Title

Pessary Practices of Nurse-Providers in the United States

UMMS Affiliation

Department of Obstetrics and Gynecology, Division of Pelvic Medicine and Reconstructive Surgery

Date

7-1-2016

Document Type

Article

Disciplines

Female Urogenital Diseases and Pregnancy Complications | Maternal and Child Health | Obstetrics and Gynecology | Women's Health

Abstract

OBJECTIVES: Our purposes were to describe pessary-care practices and education of a sample of nurse providers in the United States and identify a cohort of high-volume providers.

METHODS: An e-mail survey was sent to members of 3 related nursing professional organizations. Questions addressed general pessary care within the respondent's practice and specific pessary care choices of responding direct providers. Data were managed using REDCap electronic data capture tools.

RESULTS: Of 323 respondents, 279 (86.4%) reported pessary care occurred in their office settings, 84.5% of which were urban or suburban, and 65.4% were private practices. Responders were evenly distributed through 4 regions of the United States and represented a variety of specialties. Physicians and advanced practice registered nurses provided the majority of care (up to 80%), along with registered and licensed practical nurses and medical assistants. Care routines varied, most often including 3-month-interval follow-up with speculum-assisted vaginal examinations and no routine use of vaginal products (eg, moisturizers, acidifiers, antimicrobials, or vaginal estrogens). On-the-job mentoring was the primary knowledge source (64%). Comparison of practice patterns suggested possible variation by region and certification.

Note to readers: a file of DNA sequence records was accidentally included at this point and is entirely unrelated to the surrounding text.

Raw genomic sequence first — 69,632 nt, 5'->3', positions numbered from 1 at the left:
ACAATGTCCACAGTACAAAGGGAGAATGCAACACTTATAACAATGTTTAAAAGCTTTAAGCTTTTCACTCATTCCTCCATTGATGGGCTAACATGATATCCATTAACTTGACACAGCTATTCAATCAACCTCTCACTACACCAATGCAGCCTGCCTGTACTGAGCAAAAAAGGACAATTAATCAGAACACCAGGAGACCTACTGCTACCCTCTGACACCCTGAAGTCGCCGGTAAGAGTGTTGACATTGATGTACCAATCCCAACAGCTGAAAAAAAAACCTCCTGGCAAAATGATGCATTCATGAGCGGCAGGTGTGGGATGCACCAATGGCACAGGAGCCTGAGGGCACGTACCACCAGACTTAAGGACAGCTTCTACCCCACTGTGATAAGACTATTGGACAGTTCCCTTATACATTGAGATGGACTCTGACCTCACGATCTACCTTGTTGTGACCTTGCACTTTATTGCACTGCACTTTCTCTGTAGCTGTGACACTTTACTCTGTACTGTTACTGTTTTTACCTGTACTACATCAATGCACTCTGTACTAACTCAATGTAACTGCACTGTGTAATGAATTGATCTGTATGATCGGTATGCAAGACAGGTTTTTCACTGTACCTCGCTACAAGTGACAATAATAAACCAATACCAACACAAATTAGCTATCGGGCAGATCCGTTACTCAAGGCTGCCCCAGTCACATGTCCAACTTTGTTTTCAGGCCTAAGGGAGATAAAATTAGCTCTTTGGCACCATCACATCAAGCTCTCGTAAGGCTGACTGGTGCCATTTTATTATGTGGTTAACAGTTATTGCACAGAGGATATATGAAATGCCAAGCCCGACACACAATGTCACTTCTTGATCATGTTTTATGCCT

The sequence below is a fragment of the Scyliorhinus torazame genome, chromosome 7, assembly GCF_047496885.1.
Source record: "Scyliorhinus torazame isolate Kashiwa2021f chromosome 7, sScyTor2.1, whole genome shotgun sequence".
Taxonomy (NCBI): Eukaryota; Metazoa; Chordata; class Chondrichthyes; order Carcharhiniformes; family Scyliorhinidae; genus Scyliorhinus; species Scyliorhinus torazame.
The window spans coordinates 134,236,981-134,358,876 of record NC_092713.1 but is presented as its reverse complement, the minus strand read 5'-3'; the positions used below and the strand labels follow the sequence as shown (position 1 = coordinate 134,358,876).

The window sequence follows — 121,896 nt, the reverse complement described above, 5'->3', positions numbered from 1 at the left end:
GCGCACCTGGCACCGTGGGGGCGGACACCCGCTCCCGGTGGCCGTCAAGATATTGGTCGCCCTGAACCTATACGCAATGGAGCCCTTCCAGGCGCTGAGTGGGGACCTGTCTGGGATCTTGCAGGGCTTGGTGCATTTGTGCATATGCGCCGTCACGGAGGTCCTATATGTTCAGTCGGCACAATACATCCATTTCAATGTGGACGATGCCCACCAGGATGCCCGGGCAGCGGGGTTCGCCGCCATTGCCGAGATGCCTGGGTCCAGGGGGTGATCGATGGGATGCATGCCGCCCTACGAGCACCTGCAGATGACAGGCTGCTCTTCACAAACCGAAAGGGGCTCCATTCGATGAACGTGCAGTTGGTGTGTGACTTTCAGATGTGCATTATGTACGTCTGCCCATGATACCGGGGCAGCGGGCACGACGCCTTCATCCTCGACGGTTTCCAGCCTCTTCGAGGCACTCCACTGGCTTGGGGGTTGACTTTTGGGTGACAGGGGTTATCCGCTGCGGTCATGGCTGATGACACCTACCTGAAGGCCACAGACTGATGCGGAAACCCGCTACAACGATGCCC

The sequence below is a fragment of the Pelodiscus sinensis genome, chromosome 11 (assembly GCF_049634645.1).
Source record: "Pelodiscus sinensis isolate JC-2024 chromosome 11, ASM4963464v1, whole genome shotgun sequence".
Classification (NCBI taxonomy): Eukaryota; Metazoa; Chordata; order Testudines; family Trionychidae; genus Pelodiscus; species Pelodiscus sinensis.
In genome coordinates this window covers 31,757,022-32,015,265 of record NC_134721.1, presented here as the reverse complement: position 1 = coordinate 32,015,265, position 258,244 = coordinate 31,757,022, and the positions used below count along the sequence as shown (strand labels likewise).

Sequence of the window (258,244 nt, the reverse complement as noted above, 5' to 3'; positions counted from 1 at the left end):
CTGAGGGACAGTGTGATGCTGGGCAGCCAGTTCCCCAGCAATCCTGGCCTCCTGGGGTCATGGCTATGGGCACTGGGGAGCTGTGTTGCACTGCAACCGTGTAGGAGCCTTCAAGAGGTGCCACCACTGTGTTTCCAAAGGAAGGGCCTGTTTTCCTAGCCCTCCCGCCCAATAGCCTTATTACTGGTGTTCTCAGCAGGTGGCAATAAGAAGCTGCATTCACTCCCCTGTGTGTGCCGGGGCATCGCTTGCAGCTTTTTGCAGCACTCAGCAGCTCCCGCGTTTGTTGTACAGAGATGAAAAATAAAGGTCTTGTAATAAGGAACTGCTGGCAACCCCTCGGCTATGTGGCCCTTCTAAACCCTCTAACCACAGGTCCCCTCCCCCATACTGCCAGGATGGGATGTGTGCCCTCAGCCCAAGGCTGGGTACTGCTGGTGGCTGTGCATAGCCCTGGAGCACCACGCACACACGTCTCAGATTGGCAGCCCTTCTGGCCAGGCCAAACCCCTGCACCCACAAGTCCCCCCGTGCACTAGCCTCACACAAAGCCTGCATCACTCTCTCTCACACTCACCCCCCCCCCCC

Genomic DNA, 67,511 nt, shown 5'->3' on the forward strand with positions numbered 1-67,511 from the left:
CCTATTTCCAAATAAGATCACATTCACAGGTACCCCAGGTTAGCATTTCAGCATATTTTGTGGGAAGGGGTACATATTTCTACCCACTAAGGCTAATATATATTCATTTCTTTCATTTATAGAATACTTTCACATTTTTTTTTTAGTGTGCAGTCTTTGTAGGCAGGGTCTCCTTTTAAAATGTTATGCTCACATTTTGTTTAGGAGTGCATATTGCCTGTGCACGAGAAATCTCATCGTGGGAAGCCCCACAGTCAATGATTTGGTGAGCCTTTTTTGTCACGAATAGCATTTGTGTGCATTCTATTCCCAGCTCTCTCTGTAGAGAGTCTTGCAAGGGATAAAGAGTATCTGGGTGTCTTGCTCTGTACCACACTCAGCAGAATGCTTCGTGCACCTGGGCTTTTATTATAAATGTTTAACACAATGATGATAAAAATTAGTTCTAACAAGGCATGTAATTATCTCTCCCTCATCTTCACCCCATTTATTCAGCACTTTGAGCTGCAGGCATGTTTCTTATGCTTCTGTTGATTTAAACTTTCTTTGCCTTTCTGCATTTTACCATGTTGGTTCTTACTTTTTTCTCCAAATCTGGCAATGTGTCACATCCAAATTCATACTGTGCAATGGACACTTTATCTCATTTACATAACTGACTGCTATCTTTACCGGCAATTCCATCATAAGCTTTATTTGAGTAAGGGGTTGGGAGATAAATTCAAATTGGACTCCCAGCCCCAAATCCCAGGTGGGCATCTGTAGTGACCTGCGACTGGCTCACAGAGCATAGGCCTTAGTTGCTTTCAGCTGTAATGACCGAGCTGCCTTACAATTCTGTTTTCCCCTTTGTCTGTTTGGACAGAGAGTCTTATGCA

CONCLUSIONS: This exploratory study provides data related to the pessary-care practices of nurse providers in the United States. The range of responses emphasizes a need for evidence-based guidelines for optimal care, based on patient outcomes, satisfaction, and costs of care. Findings also illustrate a need for effective, evidence-based educational programs and clinical mentorship options with experienced providers. A cohort of expert providers was identified to continue work toward these goals.

Rights and Permissions

Citation: Female Pelvic Med Reconstr Surg. 2016 Jul-Aug;22(4):261-6. doi: 10.1097/SPV.0000000000000268. Link to article on publisher's site

Related Resources

Link to Article in PubMed

PubMed ID

27054786